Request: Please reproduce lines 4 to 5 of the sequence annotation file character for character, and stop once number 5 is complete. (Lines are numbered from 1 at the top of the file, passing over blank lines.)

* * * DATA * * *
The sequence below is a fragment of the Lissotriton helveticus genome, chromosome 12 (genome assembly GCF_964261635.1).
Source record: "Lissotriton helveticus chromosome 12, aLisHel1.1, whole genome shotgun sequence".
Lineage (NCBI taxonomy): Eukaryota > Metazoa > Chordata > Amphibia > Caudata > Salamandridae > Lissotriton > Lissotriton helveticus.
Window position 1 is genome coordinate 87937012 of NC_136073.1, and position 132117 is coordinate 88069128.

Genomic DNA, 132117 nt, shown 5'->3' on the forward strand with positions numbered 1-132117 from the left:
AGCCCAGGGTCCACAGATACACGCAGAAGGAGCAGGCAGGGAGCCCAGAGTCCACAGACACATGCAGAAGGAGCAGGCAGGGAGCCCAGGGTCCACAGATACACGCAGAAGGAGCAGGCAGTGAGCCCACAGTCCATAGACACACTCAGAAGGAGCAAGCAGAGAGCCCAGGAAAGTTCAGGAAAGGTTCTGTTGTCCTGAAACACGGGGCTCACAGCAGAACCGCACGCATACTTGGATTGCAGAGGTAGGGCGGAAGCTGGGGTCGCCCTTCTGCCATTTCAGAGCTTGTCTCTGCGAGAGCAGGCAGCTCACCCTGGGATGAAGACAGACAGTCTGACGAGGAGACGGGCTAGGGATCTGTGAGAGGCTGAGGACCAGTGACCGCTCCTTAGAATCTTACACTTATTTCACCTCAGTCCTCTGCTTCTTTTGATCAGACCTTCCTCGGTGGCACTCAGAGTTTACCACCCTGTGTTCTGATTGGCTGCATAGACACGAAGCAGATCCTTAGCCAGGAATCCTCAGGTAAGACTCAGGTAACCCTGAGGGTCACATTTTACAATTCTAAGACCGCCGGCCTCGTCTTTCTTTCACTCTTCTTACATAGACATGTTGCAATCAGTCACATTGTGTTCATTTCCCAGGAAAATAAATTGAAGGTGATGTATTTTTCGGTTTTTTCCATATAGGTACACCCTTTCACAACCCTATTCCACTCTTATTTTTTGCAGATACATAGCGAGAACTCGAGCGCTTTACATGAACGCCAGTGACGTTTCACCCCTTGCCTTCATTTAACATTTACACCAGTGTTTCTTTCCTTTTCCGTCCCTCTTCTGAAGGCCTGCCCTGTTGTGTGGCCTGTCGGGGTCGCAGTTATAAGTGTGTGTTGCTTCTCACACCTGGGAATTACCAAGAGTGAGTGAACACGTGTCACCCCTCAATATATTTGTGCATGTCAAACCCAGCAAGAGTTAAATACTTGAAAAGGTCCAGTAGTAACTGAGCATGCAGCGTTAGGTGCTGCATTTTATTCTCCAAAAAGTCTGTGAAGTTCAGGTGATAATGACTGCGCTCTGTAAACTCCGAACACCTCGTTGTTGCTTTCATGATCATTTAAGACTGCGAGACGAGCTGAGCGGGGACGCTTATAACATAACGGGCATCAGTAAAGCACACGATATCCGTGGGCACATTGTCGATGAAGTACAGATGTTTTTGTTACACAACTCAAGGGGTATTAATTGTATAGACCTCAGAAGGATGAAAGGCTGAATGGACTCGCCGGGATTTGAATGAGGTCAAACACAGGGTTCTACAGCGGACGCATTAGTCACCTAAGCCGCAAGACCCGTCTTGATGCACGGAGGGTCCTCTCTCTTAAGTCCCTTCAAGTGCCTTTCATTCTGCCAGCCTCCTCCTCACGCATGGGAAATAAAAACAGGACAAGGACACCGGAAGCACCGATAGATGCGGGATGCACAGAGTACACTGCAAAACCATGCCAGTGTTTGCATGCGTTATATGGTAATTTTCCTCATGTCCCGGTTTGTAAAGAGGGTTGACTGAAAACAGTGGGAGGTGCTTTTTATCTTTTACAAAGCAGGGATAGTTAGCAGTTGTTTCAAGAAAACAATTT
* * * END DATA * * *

Window position 1 is genome coordinate 87937012 of NC_136073.1, and position 132117 is coordinate 88069128.

Genomic DNA, 132117 nt, shown 5'->3' on the forward strand with positions numbered 1-132117 from the left: